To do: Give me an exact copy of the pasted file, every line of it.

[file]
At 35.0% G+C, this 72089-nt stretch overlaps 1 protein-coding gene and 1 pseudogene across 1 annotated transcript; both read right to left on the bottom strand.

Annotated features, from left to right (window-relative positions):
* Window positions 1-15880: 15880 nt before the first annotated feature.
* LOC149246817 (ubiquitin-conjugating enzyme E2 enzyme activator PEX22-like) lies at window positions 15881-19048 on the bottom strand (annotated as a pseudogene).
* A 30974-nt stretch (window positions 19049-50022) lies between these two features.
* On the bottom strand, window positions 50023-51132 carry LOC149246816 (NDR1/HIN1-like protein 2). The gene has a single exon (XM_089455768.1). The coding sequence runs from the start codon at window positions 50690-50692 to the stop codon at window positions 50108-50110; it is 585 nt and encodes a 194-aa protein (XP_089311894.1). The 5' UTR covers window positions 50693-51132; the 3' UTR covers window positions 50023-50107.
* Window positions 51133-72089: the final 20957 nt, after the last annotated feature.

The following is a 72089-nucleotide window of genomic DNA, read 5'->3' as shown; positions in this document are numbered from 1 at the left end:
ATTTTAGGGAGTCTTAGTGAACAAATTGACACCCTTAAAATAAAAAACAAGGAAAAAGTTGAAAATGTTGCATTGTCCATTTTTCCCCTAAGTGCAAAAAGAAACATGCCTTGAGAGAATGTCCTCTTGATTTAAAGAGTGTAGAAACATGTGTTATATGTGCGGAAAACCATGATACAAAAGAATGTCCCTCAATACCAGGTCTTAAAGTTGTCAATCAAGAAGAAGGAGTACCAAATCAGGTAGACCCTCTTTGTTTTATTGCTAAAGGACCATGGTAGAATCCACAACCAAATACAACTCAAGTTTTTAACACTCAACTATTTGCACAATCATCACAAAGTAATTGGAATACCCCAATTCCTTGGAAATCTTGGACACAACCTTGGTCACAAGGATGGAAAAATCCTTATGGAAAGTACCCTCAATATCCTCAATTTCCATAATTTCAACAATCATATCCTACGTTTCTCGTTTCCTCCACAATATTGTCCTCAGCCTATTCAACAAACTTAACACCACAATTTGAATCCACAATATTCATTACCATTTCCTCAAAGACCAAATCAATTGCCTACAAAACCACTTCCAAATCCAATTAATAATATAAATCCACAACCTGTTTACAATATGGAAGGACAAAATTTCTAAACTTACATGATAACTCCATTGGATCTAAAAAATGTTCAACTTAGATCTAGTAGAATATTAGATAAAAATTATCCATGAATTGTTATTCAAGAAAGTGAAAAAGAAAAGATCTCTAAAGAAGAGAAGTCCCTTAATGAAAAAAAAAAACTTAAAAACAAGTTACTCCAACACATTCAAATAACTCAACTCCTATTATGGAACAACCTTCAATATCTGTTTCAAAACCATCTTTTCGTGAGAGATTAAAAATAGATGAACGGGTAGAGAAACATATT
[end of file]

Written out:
At 35.0% G+C, this 72089-nt stretch overlaps 1 protein-coding gene and 1 pseudogene across 1 annotated transcript; both read right to left on the bottom strand.

Annotated features, from left to right (window-relative positions):
* Window positions 1-15880: 15880 nt before the first annotated feature.
* LOC149246817 (ubiquitin-conjugating enzyme E2 enzyme activator PEX22-like) lies at window positions 15881-19048 on the bottom strand (annotated as a pseudogene).
* A 30974-nt stretch (window positions 19049-50022) lies between these two features.
* On the bottom strand, window positions 50023-51132 carry LOC149246816 (NDR1/HIN1-like protein 2). The gene has a single exon (XM_089455768.1). The coding sequence runs from the start codon at window positions 50690-50692 to the stop codon at window positions 50108-50110; it is 585 nt and encodes a 194-aa protein (XP_089311894.1). The 5' UTR covers window positions 50693-51132; the 3' UTR covers window positions 50023-50107.
* Window positions 51133-72089: the final 20957 nt, after the last annotated feature.

The following is a 72089-nucleotide window of genomic DNA, read 5'->3' as shown; positions in this document are numbered from 1 at the left end:
ATTTTAGGGAGTCTTAGTGAACAAATTGACACCCTTAAAATAAAAAACAAGGAAAAAGTTGAAAATGTTGCATTGTCCATTTTTCCCCTAAGTGCAAAAAGAAACATGCCTTGAGAGAATGTCCTCTTGATTTAAAGAGTGTAGAAACATGTGTTATATGTGCGGAAAACCATGATACAAAAGAATGTCCCTCAATACCAGGTCTTAAAGTTGTCAATCAAGAAGAAGGAGTACCAAATCAGGTAGACCCTCTTTGTTTTATTGCTAAAGGACCATGGTAGAATCCACAACCAAATACAACTCAAGTTTTTAACACTCAACTATTTGCACAATCATCACAAAGTAATTGGAATACCCCAATTCCTTGGAAATCTTGGACACAACCTTGGTCACAAGGATGGAAAAATCCTTATGGAAAGTACCCTCAATATCCTCAATTTCCATAATTTCAACAATCATATCCTACGTTTCTCGTTTCCTCCACAATATTGTCCTCAGCCTATTCAACAAACTTAACACCACAATTTGAATCCACAATATTCATTACCATTTCCTCAAAGACCAAATCAATTGCCTACAAAACCACTTCCAAATCCAATTAATAATATAAATCCACAACCTGTTTACAATATGGAAGGACAAAATTTCTAAACTTACATGATAACTCCATTGGATCTAAAAAATGTTCAACTTAGATCTAGTAGAATATTAGATAAAAATTATCCATGAATTGTTATTCAAGAAAGTGAAAAAGAAAAGATCTCTAAAGAAGAGAAGTCCCTTAATGAAAAAAAAAAACTTAAAAACAAGTTACTCCAACACATTCAAATAACTCAACTCCTATTATGGAACAACCTTCAATATCTGTTTCAAAACCATCTTTTCGTGAGAGATTAAAAATAGATGAACGGGTAGAGAAACATATT